DIY punks High Vis: “It’s shit, but we’ll get through it”

A DIY punk band who've put in the "fucking hard work"

It might have just gone lunchtime, but the Auld Shillelagh already feels like a furnace. Making my way inside the Stoke Newington pub, the two patrons sitting by the bar look as if they’re wilting; they wipe beads of sweat from their sets and sigh impatiently as the bar person waits to top up their drinks. I find High Vis singer Graham Sayle sitting towards the back. Unlike everyone else, he seems almost un-bothered by the temperature. Having spent the night at an NTS party near his home on Gillett Square, he simultaneously nurses a Guinness and a pint of coke. “It was a good night,” he says, smiling almost apologetically, “but I’m starting to feel it now.”

One by one, the rest of the band appear, grab drinks from the bar and join us at the table. As a group of people, High Vis are a diverse bunch. Sayle, with his calm, thoughtful Liverpool accent, cuts a very different figure to drummers Edward ‘Ski’ Harper and guitarist Rob Hammeren’s urgent Guildford tones or second guitarist Martin McNamara’s broad Southern Irish brogue. The one thing that they have in common is music. The band’s roots lie in London’s hardcore scene, a place that is going gangbusters right now. From the distinctively blue-collar sound of Chubby and the Gang to the more internet-inspired Powerplant, I don’t think there has been a time in recent history where so much variety has existed in UK punk.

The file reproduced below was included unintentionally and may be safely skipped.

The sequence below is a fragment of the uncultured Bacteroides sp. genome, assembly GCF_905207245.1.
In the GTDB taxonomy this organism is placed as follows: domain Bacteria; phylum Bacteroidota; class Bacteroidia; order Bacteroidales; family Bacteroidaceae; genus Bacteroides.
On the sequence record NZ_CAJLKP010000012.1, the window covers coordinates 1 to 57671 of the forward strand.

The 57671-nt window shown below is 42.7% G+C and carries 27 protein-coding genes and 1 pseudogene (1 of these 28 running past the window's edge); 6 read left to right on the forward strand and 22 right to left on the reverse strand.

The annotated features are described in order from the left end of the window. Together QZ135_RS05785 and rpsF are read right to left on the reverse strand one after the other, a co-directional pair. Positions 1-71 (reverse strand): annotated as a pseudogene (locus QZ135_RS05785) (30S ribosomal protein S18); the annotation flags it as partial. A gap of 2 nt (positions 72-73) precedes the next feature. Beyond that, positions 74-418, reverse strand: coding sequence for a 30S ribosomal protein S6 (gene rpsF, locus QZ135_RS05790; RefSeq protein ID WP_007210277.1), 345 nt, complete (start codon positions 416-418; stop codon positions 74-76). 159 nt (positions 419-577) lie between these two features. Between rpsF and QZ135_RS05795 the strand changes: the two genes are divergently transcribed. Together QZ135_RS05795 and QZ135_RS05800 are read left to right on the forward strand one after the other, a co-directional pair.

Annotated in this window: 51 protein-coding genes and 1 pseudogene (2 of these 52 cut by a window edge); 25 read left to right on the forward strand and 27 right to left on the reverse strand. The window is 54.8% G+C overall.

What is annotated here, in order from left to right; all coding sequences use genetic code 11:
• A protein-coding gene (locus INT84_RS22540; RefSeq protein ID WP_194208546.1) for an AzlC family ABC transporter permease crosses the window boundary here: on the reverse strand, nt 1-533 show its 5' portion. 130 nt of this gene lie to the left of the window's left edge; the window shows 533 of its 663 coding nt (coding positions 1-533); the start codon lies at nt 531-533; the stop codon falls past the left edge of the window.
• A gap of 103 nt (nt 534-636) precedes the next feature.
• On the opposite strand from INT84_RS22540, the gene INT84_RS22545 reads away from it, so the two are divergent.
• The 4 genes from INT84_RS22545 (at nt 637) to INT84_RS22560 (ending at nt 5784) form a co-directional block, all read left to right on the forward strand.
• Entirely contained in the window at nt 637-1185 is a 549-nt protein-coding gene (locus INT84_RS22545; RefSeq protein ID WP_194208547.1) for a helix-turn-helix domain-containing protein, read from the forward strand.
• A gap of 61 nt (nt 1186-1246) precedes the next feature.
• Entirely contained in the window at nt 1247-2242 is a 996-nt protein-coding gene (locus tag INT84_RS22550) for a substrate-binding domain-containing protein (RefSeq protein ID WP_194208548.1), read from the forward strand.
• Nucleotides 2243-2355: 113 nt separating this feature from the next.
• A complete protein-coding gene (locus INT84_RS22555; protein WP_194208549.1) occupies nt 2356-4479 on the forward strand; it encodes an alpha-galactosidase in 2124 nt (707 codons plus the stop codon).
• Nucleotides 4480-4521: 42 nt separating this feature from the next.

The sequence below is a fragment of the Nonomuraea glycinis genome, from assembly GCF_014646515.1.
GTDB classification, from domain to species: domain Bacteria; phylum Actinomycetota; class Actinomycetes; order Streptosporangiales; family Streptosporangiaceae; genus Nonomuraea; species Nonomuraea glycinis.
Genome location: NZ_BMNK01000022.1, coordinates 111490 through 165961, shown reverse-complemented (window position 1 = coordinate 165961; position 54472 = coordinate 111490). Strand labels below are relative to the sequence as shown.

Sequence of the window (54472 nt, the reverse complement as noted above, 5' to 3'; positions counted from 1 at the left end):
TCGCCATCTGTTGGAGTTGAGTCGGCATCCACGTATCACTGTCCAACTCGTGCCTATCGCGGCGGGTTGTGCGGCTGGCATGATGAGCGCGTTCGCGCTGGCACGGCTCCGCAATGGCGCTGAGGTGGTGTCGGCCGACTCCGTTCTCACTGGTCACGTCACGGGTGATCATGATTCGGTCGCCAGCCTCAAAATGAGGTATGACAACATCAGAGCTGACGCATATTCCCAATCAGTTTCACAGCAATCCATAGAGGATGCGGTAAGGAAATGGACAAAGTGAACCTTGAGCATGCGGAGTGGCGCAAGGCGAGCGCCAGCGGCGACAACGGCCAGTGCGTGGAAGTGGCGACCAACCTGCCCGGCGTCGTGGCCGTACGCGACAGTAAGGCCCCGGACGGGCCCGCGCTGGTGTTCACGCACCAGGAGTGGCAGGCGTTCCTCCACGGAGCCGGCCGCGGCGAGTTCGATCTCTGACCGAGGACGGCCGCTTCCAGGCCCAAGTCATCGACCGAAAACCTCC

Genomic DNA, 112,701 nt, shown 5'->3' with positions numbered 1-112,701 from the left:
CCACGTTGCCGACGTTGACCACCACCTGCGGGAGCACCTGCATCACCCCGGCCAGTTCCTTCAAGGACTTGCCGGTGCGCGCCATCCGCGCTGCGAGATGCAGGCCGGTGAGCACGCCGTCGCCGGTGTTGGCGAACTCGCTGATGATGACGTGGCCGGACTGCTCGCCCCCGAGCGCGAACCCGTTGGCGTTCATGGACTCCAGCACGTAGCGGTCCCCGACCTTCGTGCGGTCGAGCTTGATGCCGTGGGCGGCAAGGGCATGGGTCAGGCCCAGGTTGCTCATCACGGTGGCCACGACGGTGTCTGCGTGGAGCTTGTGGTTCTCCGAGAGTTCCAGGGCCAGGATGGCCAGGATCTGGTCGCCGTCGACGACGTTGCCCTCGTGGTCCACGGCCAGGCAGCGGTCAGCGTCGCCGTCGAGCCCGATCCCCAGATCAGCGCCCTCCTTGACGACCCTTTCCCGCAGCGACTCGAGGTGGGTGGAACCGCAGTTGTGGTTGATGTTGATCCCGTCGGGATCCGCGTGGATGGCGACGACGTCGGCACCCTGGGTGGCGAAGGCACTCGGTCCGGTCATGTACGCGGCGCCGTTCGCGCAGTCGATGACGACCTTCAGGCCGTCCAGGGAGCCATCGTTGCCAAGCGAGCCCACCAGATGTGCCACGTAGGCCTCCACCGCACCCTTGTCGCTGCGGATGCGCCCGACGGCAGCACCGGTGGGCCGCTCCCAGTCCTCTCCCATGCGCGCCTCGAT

“London’s always had its own thing going on,” says Sayle, flashing a gold-toothed smile when I ask about his experiences on the frontline of the capital’s hardcore scene. Moving to the city from Liverpool in the early 2010s, he’s witnessed the scene’s evolution over the past decade. “People tend to see hardcore as intimidating or unwelcoming, but on the inside, it’s not. I’ve always found that people have always been open to all sorts of different stuff because hardcore is just a set of rules we impose on ourselves. It’s down to you; if you want to break the framework, people will still accept it. Hardcore kids usually go with anything; they’re much harder to scare than most other people.”

Yet, even among a crop of bands falling over each other to push the genre as far as it can go, High Vis is a bit of an anomaly. It’s not only their music, a frankly out-there melding of Judge style Youth Crew, Sisters of Mercy-like goth and ’90s Britpop but also their outlook that balances the positive vibes of ’90s hardcore with a more kitchen-sink sense of social realism.